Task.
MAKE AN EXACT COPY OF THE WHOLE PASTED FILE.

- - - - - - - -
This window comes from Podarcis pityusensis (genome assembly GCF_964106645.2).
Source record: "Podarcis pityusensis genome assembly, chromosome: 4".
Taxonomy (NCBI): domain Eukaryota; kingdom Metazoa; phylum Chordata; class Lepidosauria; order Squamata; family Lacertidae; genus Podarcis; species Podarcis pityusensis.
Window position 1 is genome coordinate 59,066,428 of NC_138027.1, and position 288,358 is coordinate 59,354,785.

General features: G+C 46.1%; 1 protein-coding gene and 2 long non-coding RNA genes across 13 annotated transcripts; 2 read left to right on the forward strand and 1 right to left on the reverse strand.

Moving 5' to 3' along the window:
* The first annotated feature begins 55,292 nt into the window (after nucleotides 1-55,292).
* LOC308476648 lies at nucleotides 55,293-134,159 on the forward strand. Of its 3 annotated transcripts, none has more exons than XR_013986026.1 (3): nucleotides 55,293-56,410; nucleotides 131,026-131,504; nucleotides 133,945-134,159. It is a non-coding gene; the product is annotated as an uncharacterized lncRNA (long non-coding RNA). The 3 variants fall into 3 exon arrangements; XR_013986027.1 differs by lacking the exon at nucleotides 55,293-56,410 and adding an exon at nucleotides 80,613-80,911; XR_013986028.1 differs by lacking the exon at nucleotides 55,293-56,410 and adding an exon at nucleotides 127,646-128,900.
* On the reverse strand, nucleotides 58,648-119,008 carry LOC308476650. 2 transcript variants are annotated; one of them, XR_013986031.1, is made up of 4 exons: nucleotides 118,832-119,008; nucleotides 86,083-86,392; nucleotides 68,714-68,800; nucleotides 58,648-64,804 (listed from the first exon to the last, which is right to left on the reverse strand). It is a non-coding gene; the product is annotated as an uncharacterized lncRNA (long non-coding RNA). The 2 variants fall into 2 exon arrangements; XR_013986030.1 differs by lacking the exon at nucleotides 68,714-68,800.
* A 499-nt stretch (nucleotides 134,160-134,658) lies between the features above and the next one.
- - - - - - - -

This window comes from Podarcis pityusensis (genome assembly GCF_964106645.2).
Source record: "Podarcis pityusensis genome assembly, chromosome: 4".
Taxonomy (NCBI): domain Eukaryota; kingdom Metazoa; phylum Chordata; class Lepidosauria; order Squamata; family Lacertidae; genus Podarcis; species Podarcis pityusensis.
Window position 1 is genome coordinate 59,066,428 of NC_138027.1, and position 288,358 is coordinate 59,354,785.

General features: G+C 46.1%; 1 protein-coding gene and 2 long non-coding RNA genes across 13 annotated transcripts; 2 read left to right on the forward strand and 1 right to left on the reverse strand.

Moving 5' to 3' along the window:
* The first annotated feature begins 55,292 nt into the window (after nucleotides 1-55,292).
* LOC308476648 lies at nucleotides 55,293-134,159 on the forward strand. Of its 3 annotated transcripts, none has more exons than XR_013986026.1 (3): nucleotides 55,293-56,410; nucleotides 131,026-131,504; nucleotides 133,945-134,159. It is a non-coding gene; the product is annotated as an uncharacterized lncRNA (long non-coding RNA). The 3 variants fall into 3 exon arrangements; XR_013986027.1 differs by lacking the exon at nucleotides 55,293-56,410 and adding an exon at nucleotides 80,613-80,911; XR_013986028.1 differs by lacking the exon at nucleotides 55,293-56,410 and adding an exon at nucleotides 127,646-128,900.
* On the reverse strand, nucleotides 58,648-119,008 carry LOC308476650. 2 transcript variants are annotated; one of them, XR_013986031.1, is made up of 4 exons: nucleotides 118,832-119,008; nucleotides 86,083-86,392; nucleotides 68,714-68,800; nucleotides 58,648-64,804 (listed from the first exon to the last, which is right to left on the reverse strand). It is a non-coding gene; the product is annotated as an uncharacterized lncRNA (long non-coding RNA). The 2 variants fall into 2 exon arrangements; XR_013986030.1 differs by lacking the exon at nucleotides 68,714-68,800.
* A 499-nt stretch (nucleotides 134,160-134,658) lies between the features above and the next one.